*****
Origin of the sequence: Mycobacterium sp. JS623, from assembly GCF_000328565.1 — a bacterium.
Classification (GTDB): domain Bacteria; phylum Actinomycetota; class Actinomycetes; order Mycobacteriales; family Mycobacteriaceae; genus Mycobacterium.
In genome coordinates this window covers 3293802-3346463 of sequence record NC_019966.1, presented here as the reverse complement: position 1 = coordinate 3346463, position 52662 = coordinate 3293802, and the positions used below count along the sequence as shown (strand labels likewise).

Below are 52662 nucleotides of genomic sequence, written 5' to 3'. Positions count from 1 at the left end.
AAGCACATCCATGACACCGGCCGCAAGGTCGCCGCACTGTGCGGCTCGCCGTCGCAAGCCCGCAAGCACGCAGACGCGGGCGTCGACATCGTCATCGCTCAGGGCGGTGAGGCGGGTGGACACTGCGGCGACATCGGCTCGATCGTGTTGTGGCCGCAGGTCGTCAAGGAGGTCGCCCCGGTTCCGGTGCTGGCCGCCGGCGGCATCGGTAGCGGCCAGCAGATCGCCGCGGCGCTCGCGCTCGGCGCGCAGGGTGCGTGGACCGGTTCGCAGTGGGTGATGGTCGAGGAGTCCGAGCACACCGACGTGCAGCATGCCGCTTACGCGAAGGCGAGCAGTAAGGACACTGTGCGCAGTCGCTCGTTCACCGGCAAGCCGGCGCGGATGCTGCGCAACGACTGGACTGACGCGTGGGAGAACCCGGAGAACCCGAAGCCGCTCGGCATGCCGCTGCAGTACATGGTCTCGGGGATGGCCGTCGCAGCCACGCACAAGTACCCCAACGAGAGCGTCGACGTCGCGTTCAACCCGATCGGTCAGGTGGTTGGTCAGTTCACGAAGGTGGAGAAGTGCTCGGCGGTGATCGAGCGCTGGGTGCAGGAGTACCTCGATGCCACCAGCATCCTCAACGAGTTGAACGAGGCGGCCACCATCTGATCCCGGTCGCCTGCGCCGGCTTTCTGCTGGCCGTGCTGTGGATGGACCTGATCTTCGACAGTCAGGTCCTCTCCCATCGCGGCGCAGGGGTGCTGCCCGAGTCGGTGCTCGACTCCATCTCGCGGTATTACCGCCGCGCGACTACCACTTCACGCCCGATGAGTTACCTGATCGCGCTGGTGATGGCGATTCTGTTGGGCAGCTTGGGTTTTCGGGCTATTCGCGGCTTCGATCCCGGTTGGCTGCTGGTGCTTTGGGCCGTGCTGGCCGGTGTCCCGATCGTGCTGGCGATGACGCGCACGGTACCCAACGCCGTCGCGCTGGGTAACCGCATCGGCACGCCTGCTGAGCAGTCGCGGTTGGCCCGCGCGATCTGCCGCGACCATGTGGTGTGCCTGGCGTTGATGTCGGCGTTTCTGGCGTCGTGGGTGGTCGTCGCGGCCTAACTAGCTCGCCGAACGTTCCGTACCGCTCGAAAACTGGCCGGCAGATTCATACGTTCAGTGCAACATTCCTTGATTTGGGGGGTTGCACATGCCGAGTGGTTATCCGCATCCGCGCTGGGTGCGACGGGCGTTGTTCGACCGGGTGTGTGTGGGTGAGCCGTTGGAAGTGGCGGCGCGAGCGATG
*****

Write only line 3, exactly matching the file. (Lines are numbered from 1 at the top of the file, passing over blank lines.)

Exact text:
In genome coordinates this window covers 3293802-3346463 of sequence record NC_019966.1, presented here as the reverse complement: position 1 = coordinate 3346463, position 52662 = coordinate 3293802, and the positions used below count along the sequence as shown (strand labels likewise).